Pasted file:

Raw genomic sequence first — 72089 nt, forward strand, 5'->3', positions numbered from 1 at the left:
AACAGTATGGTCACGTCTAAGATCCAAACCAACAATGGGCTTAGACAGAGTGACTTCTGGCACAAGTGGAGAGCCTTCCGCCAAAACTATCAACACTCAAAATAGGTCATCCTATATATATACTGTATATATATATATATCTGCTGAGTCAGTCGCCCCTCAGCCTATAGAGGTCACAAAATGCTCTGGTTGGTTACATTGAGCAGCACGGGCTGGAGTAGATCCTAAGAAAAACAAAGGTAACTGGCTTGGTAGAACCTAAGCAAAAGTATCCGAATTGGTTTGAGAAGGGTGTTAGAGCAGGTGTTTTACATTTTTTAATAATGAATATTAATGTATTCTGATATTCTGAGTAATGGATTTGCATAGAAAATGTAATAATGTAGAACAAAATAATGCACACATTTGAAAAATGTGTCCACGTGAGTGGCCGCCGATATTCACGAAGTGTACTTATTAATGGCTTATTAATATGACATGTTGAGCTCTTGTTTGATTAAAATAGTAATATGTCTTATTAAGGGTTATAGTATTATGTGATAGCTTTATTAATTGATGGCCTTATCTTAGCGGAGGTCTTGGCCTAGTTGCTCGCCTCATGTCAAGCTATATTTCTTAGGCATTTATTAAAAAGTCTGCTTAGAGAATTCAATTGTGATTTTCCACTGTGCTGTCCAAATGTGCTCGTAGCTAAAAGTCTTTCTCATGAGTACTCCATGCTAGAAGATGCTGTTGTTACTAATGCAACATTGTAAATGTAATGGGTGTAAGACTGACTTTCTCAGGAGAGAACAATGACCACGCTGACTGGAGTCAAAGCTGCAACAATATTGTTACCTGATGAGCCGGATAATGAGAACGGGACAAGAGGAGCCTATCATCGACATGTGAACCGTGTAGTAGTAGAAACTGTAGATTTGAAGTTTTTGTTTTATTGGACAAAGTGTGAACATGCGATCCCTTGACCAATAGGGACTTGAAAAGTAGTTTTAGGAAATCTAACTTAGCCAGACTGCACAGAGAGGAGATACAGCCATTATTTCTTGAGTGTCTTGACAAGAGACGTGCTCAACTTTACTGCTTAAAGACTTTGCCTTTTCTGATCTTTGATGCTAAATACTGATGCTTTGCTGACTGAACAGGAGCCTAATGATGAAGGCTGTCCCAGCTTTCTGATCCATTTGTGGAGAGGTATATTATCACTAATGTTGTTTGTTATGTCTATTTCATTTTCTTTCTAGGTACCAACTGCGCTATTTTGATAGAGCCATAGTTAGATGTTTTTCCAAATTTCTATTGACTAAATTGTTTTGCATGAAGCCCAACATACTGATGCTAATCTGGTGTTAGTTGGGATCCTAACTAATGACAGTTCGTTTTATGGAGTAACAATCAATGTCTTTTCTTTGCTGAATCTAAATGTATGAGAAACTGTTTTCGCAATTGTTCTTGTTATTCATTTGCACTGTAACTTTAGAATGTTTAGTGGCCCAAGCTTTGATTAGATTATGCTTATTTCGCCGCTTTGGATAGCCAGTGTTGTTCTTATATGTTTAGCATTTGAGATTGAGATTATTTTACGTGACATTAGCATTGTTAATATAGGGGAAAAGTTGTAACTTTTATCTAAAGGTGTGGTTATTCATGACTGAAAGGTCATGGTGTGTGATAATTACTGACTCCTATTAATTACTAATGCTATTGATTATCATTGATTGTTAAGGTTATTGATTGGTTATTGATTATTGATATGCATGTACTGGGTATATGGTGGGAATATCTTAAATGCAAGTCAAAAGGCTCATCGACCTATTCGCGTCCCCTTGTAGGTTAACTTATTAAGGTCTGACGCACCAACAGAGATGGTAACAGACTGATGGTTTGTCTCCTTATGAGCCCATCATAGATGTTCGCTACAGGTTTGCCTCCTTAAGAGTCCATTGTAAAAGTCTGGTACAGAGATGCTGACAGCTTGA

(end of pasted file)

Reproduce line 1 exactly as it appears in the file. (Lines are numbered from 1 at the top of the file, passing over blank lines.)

Raw genomic sequence first — 72089 nt, forward strand, 5'->3', positions numbered from 1 at the left: